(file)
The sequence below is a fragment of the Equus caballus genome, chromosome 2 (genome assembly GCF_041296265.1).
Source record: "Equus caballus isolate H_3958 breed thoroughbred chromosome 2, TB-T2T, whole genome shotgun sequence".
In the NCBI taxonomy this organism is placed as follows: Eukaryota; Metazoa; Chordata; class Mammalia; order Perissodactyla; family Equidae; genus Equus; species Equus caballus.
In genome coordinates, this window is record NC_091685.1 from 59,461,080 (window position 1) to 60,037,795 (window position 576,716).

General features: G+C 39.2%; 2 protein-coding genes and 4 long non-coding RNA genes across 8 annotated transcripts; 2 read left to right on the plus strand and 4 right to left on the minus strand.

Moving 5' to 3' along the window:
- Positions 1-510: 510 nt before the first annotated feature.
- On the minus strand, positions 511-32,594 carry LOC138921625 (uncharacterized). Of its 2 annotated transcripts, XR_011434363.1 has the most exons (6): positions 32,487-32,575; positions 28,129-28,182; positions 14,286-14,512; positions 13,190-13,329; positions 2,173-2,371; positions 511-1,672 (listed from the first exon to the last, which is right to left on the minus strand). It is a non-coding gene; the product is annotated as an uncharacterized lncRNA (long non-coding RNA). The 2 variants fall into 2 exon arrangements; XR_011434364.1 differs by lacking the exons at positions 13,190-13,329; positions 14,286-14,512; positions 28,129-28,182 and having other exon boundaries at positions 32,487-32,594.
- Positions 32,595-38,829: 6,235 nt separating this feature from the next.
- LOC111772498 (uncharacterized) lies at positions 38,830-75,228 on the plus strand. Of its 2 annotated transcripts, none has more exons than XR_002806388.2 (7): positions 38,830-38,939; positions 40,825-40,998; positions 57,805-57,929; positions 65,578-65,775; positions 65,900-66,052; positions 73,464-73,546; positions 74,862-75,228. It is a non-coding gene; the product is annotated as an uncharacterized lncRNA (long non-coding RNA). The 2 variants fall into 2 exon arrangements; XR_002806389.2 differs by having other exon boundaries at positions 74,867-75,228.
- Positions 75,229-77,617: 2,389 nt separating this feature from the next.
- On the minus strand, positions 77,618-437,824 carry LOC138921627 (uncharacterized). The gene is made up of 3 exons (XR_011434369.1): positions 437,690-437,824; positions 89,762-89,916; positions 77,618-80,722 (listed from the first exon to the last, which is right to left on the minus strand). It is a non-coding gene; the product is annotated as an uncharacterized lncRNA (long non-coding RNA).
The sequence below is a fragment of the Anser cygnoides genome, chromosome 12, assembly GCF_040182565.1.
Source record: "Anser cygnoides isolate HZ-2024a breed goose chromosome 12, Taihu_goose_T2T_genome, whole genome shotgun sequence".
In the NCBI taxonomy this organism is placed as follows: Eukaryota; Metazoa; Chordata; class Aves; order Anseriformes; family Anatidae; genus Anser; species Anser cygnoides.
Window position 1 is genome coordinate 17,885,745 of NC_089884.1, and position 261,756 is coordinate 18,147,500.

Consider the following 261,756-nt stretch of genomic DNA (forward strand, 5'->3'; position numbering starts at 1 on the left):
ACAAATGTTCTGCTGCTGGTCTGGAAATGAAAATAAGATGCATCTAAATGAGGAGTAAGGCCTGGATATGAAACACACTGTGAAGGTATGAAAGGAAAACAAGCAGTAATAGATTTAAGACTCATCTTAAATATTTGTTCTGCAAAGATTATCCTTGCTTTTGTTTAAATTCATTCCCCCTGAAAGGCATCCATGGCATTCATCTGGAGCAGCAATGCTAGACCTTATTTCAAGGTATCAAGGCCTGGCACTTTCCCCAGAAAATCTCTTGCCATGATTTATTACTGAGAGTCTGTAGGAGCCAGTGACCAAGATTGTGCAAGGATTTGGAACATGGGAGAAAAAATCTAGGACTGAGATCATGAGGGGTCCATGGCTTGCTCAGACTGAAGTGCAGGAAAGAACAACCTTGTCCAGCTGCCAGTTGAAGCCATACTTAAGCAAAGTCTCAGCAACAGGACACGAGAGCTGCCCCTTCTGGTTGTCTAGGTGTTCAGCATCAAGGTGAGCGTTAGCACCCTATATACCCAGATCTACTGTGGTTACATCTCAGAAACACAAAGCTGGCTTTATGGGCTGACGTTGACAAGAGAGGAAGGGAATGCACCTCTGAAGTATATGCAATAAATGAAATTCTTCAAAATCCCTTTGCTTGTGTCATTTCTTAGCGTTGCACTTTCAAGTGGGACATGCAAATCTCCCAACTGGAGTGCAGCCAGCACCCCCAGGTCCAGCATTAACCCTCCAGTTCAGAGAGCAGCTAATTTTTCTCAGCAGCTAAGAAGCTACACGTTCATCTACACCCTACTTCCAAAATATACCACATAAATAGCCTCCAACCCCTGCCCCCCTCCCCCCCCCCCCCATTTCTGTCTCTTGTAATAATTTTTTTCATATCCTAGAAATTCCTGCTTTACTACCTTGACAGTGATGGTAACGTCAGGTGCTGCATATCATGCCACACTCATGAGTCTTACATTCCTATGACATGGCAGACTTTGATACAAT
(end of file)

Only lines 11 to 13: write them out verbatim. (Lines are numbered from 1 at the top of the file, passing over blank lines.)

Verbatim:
- Positions 75,229-77,617: 2,389 nt separating this feature from the next.
- On the minus strand, positions 77,618-437,824 carry LOC138921627 (uncharacterized). The gene is made up of 3 exons (XR_011434369.1): positions 437,690-437,824; positions 89,762-89,916; positions 77,618-80,722 (listed from the first exon to the last, which is right to left on the minus strand). It is a non-coding gene; the product is annotated as an uncharacterized lncRNA (long non-coding RNA).
The sequence below is a fragment of the Anser cygnoides genome, chromosome 12, assembly GCF_040182565.1.